The Thrills

by Chris Fallon

18 November 2003


The Thrills

How disheartening it must be for new bands to constantly be told they sound like someone else. Many no doubt deserve the associations, but they don’t all opt simply to remake the old stuff, do they? Sure, Paul Banks of Interpol sounds a bit like Ian Curtis of Joy Division (whether or not this was his intention has been a source of inane debate), but regardless of whatever influences they betray, Interpol has made excellent music in its own right, creating and laying claim to a new sound that is unmistakably theirs—and now newer bands are being told they sound like Interpol, so the natural progression of these things is even more immediately observable. Quick flashback: Mick Jagger blatantly tried to sound just like Muddy Waters and everybody loved it. The result, of course, was not a replica but merely Mick Jagger doing a girly-man pseudo-blues which engendered a whole new thing altogether, paving the way for countless other blues-based rock bands. Musical styles are not museum pieces intended to gather dust on a shelf—especially not rock and roll styles that are all bastardizations (sometimes inspired, sometimes horrendous) of one thing or another anyway. Where would rock music be without all the pilfering, copying and stealing? Well, it wouldn’t be at all. So the grief critics love dumping on bands who even remotely sound like someone else is more often than not unwarranted; the result of a lack in imaginative ways to contextualize a given sound or image. The critic’s laziness is less likely to show when he skirts the easy comparisons by going directly at the music itself with whatever gusto fits the bill, be it praise or condemnation.

The Thrills

27 Oct 2003: The Bottom Line — New York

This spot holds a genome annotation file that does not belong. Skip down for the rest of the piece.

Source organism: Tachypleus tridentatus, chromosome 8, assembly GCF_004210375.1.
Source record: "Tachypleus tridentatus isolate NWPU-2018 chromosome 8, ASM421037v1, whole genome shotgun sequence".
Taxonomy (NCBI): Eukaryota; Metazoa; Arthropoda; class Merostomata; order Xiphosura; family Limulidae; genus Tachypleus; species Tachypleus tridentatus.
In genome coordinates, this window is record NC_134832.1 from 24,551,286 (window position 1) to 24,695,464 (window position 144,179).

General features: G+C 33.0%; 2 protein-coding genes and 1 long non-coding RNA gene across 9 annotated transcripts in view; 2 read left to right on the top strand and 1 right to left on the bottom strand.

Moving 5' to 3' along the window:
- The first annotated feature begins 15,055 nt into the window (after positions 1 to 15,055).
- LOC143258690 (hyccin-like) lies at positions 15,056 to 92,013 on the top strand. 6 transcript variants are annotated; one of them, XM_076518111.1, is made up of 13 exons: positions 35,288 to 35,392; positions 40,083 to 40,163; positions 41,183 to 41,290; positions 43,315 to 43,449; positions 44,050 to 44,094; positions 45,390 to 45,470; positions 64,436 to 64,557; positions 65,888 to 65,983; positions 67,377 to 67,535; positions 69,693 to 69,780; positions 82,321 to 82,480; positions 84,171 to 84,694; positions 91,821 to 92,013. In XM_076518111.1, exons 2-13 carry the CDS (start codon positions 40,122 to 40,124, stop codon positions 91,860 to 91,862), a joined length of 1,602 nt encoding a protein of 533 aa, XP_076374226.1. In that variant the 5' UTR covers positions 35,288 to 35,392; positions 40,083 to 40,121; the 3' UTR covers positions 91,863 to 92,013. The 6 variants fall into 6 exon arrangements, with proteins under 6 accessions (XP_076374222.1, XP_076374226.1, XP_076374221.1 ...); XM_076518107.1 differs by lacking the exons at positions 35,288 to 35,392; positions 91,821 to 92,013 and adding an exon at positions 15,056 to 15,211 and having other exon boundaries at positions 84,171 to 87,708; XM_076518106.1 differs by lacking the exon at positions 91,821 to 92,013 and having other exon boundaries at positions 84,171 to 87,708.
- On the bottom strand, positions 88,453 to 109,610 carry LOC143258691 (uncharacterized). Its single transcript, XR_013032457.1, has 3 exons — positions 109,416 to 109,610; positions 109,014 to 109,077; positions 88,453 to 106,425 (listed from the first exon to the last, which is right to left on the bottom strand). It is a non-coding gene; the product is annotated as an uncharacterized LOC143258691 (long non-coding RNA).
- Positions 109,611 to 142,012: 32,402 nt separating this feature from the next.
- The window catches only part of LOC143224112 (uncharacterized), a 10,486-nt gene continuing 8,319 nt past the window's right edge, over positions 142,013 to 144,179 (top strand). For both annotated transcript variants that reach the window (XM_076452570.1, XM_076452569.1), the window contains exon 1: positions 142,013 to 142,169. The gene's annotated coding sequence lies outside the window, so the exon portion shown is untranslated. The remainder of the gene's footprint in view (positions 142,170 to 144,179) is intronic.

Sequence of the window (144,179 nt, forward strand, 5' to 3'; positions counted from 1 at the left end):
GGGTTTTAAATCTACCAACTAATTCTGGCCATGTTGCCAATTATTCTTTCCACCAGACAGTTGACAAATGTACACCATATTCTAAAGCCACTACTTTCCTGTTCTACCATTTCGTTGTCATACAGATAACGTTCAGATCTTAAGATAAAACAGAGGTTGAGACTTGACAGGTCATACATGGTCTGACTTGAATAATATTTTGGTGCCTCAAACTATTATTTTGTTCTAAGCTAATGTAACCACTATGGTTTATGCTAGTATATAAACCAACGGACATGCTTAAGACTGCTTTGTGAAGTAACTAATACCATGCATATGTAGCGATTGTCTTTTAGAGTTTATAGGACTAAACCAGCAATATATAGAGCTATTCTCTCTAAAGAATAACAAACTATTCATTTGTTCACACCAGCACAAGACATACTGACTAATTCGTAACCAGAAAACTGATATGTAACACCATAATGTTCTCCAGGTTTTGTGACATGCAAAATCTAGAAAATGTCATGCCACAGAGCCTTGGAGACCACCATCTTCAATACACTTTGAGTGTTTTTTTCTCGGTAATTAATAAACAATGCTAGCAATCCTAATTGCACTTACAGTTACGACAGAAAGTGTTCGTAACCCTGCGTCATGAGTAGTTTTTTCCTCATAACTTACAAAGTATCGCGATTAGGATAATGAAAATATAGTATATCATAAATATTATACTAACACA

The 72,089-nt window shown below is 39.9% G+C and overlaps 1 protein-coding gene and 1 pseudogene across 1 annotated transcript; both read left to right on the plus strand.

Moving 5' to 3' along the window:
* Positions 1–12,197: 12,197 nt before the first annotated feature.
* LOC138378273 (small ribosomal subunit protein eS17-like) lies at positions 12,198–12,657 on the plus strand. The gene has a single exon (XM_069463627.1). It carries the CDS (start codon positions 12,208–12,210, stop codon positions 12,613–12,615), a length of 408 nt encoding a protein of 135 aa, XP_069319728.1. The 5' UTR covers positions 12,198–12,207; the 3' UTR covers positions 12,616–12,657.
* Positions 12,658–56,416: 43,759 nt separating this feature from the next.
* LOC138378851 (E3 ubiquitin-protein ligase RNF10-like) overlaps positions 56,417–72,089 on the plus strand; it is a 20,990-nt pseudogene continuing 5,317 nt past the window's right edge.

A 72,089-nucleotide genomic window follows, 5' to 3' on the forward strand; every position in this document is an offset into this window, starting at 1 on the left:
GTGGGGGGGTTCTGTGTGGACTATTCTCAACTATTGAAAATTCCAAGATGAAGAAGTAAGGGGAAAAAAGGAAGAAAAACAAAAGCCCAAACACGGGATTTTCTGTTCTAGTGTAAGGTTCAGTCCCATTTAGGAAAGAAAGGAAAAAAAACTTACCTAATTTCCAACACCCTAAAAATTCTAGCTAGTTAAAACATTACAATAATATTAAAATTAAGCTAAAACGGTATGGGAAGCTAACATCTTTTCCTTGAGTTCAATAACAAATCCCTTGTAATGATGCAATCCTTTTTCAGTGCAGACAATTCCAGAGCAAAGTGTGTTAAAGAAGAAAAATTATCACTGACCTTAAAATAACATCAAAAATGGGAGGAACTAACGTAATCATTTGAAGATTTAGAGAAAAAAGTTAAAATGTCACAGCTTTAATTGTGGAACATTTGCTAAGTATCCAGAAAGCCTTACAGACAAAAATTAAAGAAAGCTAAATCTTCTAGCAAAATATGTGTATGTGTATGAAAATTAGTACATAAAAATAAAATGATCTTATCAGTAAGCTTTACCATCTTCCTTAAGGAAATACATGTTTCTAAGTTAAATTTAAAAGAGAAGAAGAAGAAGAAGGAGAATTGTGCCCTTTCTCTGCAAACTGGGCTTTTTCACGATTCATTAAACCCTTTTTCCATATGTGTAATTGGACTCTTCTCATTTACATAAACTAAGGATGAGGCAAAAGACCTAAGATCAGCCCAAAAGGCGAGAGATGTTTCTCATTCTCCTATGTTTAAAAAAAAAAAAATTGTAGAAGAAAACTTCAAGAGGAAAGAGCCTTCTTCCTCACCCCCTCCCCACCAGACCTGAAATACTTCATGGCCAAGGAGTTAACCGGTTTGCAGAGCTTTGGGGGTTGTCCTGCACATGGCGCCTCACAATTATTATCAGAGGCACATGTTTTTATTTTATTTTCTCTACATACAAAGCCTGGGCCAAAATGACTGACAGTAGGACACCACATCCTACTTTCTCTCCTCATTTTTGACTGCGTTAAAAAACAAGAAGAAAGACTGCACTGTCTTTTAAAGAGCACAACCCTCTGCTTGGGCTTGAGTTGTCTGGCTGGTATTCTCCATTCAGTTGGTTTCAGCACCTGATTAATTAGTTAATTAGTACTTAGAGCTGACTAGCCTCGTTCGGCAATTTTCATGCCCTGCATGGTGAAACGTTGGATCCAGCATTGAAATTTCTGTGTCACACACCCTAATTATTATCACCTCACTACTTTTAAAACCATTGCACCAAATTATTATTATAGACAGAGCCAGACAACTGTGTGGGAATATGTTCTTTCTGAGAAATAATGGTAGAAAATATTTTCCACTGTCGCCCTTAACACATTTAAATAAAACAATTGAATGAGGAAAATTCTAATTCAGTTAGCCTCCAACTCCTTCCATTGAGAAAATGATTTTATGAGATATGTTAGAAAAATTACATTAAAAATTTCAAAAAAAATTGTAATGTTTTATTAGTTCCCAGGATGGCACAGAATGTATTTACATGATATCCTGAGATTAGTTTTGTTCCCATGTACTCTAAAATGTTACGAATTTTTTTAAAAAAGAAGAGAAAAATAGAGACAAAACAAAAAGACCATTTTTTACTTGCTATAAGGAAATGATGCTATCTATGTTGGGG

But the total exclusion of comparisons can also prove problematic, particularly for those readers who are not pop music connoisseurs and who simply want to know whether or not they should buy the album (I thank my editor for planting this obvious yet elusive notion in my lazy critic’s brain). In this case the comparison is not only beneficial to the layperson (for lack of a better word) but also to the artist. What could Julie from Peoria, Illinois possibly think of music that “glistens with a gravelly urgency?” What the hell does that mean to Julie? It means she won’t know what she’s getting into and will opt instead for the discounted copy of Golden Earring’s Greatest Hits. If she reads that the Thrills incorporate elements of the Beach Boys, the Stones, Neil Young, the Byrds and the Band into their music, perhaps at least one of the references will spark an interest and she’ll be more inclined to take a chance on it. Through her, different demographics will be exposed to new kinds of music which will in turn open up a whole new audience to the band; and so begins the chain-reaction of proliferation. Isn’t reaching a wide audience one of the points of making music? Forgive my dewy-eyed idealism but I still believe in the potential redemptive power this medium holds in its fumbling grasp. The more esoteric the references, the less accessible the music becomes, and then these bands are just playing for each other, or those hip enough to be in the know. An image of a dog chasing his own tail comes to mind—the dog of course sporting a New Wave hairdo, vintage T-shirt, and faded black Chuck Taylors.